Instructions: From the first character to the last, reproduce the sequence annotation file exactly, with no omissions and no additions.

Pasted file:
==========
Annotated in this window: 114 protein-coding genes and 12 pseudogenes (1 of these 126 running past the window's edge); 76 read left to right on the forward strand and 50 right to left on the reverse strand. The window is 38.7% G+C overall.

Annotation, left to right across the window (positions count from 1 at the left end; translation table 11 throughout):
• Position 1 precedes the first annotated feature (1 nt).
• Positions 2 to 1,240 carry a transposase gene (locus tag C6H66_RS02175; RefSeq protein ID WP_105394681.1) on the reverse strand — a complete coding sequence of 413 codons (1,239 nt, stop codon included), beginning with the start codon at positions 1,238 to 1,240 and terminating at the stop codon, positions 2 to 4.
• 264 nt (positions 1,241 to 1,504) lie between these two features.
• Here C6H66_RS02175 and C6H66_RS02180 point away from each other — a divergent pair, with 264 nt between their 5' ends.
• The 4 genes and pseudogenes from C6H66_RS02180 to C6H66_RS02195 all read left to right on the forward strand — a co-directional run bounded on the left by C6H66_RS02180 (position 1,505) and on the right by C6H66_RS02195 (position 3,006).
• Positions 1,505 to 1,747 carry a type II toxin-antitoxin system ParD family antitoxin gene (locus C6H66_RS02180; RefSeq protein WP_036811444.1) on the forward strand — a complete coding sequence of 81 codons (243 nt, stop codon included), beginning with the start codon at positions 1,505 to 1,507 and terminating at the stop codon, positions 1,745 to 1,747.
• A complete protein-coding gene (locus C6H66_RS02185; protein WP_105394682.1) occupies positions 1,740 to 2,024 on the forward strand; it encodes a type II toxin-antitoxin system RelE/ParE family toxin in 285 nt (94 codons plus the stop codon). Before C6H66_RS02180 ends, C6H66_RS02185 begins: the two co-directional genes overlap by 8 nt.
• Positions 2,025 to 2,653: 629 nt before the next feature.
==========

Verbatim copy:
Annotated in this window: 114 protein-coding genes and 12 pseudogenes (1 of these 126 running past the window's edge); 76 read left to right on the forward strand and 50 right to left on the reverse strand. The window is 38.7% G+C overall.

Annotation, left to right across the window (positions count from 1 at the left end; translation table 11 throughout):
• Position 1 precedes the first annotated feature (1 nt).
• Positions 2 to 1,240 carry a transposase gene (locus tag C6H66_RS02175; RefSeq protein ID WP_105394681.1) on the reverse strand — a complete coding sequence of 413 codons (1,239 nt, stop codon included), beginning with the start codon at positions 1,238 to 1,240 and terminating at the stop codon, positions 2 to 4.
• 264 nt (positions 1,241 to 1,504) lie between these two features.
• Here C6H66_RS02175 and C6H66_RS02180 point away from each other — a divergent pair, with 264 nt between their 5' ends.
• The 4 genes and pseudogenes from C6H66_RS02180 to C6H66_RS02195 all read left to right on the forward strand — a co-directional run bounded on the left by C6H66_RS02180 (position 1,505) and on the right by C6H66_RS02195 (position 3,006).
• Positions 1,505 to 1,747 carry a type II toxin-antitoxin system ParD family antitoxin gene (locus C6H66_RS02180; RefSeq protein WP_036811444.1) on the forward strand — a complete coding sequence of 81 codons (243 nt, stop codon included), beginning with the start codon at positions 1,505 to 1,507 and terminating at the stop codon, positions 1,745 to 1,747.
• A complete protein-coding gene (locus C6H66_RS02185; protein WP_105394682.1) occupies positions 1,740 to 2,024 on the forward strand; it encodes a type II toxin-antitoxin system RelE/ParE family toxin in 285 nt (94 codons plus the stop codon). Before C6H66_RS02180 ends, C6H66_RS02185 begins: the two co-directional genes overlap by 8 nt.
• Positions 2,025 to 2,653: 629 nt before the next feature.